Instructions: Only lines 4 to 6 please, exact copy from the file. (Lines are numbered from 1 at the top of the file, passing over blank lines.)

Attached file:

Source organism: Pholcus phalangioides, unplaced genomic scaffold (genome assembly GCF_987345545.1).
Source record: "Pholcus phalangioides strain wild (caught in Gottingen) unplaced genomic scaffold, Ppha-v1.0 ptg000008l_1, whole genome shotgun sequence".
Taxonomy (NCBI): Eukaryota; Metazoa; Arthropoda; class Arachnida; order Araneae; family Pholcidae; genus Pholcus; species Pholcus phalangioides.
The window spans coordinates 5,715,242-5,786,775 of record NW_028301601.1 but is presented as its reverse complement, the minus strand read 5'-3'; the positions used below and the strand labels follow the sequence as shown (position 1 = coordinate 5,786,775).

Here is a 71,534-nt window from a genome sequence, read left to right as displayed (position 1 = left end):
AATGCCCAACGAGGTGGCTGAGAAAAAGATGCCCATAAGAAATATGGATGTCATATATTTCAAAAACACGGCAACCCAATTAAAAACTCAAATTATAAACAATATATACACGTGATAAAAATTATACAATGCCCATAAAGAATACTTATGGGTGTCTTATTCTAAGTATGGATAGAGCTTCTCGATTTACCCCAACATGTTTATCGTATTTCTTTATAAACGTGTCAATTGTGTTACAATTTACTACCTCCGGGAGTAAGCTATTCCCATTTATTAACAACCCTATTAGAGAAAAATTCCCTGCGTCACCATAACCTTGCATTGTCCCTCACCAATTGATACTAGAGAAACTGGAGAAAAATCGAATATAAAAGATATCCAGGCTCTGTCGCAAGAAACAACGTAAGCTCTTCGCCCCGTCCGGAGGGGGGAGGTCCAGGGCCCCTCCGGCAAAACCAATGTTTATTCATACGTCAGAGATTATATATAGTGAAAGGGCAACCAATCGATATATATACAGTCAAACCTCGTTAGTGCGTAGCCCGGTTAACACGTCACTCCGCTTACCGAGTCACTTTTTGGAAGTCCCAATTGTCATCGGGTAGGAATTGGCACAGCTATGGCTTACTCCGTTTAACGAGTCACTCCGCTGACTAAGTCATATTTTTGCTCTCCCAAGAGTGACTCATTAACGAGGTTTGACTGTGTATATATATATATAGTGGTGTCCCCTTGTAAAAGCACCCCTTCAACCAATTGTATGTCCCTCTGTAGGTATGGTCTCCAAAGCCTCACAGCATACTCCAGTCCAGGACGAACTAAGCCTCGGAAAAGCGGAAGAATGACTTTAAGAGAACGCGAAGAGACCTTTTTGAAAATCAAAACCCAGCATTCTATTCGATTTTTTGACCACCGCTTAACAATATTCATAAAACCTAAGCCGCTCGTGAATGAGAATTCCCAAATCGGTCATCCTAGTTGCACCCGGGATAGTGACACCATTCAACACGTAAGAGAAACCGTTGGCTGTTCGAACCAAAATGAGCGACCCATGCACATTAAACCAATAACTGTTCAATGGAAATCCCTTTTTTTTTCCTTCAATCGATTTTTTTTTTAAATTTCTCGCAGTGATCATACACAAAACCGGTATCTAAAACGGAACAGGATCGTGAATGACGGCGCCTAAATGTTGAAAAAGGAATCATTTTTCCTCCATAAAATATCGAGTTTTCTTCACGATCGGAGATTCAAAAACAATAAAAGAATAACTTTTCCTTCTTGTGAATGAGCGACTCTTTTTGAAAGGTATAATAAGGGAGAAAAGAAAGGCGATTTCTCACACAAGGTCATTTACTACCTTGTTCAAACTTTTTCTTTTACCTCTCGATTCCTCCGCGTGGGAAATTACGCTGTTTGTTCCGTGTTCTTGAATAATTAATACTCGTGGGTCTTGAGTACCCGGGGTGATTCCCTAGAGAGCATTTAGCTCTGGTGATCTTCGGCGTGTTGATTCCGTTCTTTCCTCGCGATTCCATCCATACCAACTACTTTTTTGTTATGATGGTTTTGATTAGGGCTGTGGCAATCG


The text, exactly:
The window spans coordinates 5,715,242-5,786,775 of record NW_028301601.1 but is presented as its reverse complement, the minus strand read 5'-3'; the positions used below and the strand labels follow the sequence as shown (position 1 = coordinate 5,786,775).

Here is a 71,534-nt window from a genome sequence, read left to right as displayed (position 1 = left end):
AATGCCCAACGAGGTGGCTGAGAAAAAGATGCCCATAAGAAATATGGATGTCATATATTTCAAAAACACGGCAACCCAATTAAAAACTCAAATTATAAACAATATATACACGTGATAAAAATTATACAATGCCCATAAAGAATACTTATGGGTGTCTTATTCTAAGTATGGATAGAGCTTCTCGATTTACCCCAACATGTTTATCGTATTTCTTTATAAACGTGTCAATTGTGTTACAATTTACTACCTCCGGGAGTAAGCTATTCCCATTTATTAACAACCCTATTAGAGAAAAATTCCCTGCGTCACCATAACCTTGCATTGTCCCTCACCAATTGATACTAGAGAAACTGGAGAAAAATCGAATATAAAAGATATCCAGGCTCTGTCGCAAGAAACAACGTAAGCTCTTCGCCCCGTCCGGAGGGGGGAGGTCCAGGGCCCCTCCGGCAAAACCAATGTTTATTCATACGTCAGAGATTATATATAGTGAAAGGGCAACCAATCGATATATATACAGTCAAACCTCGTTAGTGCGTAGCCCGGTTAACACGTCACTCCGCTTACCGAGTCACTTTTTGGAAGTCCCAATTGTCATCGGGTAGGAATTGGCACAGCTATGGCTTACTCCGTTTAACGAGTCACTCCGCTGACTAAGTCATATTTTTGCTCTCCCAAGAGTGACTCATTAACGAGGTTTGACTGTGTATATATATATATAGTGGTGTCCCCTTGTAAAAGCACCCCTTCAACCAATTGTATGTCCCTCTGTAGGTATGGTCTCCAAAGCCTCACAGCATACTCCAGTCCAGGACGAACTAAGCCTCGGAAAAGCGGAAGAATGACTTTAAGAGAACGCGAAGAGACCTTTTTGAAAATCAAAACCCAGCATTCTATTCGATTTTTTGACCACCGCTTAACAATATTCATAAAACCTAAGCCGCTCGTGAATGAGAATTCCCAAATCGGTCATCCTAGTTGCACCCGGGATAGTGACACCATTCAACACGTAAGAGAAACCGTTGGCTGTTCGAACCAAAATGAGCGACCCATGCACATTAAACCAATAACTGTTCAATGGAAATCCCTTTTTTTTTCCTTCAATCGATTTTTTTTTTAAATTTCTCGCAGTGATCATACACAAAACCGGTATCTAAAACGGAACAGGATCGTGAATGACGGCGCCTAAATGTTGAAAAAGGAATCATTTTTCCTCCATAAAATATCGAGTTTTCTTCACGATCGGAGATTCAAAAACAATAAAAGAATAACTTTTCCTTCTTGTGAATGAGCGACTCTTTTTGAAAGGTATAATAAGGGAGAAAAGAAAGGCGATTTCTCACACAAGGTCATTTACTACCTTGTTCAAACTTTTTCTTTTACCTCTCGATTCCTCCGCGTGGGAAATTACGCTGTTTGTTCCGTGTTCTTGAATAATTAATACTCGTGGGTCTTGAGTACCCGGGGTGATTCCCTAGAGAGCATTTAGCTCTGGTGATCTTCGGCGTGTTGATTCCGTTCTTTCCTCGCGATTCCATCCATACCAACTACTTTTTTGTTATGATGGTTTTGATTAGGGCTGTGGCAATCG